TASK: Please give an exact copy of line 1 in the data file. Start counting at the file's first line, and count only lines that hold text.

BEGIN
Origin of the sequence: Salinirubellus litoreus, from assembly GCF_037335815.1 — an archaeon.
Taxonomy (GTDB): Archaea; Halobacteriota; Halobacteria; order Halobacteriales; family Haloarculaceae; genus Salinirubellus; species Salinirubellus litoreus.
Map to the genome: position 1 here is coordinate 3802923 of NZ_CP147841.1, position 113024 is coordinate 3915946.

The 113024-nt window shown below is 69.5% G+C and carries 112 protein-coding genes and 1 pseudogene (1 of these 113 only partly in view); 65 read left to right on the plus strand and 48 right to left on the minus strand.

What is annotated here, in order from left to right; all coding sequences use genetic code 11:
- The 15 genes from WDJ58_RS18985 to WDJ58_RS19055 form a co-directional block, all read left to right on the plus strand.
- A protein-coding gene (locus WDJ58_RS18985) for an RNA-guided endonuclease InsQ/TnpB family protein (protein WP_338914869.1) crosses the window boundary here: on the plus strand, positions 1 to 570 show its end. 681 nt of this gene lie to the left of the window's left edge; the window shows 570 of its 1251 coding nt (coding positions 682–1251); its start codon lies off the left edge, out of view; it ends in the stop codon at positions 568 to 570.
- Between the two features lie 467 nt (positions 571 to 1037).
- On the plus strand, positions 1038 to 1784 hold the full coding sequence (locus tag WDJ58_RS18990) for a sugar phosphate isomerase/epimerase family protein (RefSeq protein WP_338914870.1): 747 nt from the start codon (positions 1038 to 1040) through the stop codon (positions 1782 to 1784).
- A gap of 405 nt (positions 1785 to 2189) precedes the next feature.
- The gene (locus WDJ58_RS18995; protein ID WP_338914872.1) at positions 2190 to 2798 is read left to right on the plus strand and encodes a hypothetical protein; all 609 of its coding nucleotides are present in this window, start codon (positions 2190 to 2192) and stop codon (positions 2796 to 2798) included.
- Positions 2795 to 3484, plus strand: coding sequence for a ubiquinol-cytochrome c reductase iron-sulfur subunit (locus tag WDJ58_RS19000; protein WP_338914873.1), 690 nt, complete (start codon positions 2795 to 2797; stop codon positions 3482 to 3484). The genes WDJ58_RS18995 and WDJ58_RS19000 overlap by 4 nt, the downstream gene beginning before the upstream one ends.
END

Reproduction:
Origin of the sequence: Salinirubellus litoreus, from assembly GCF_037335815.1 — an archaeon.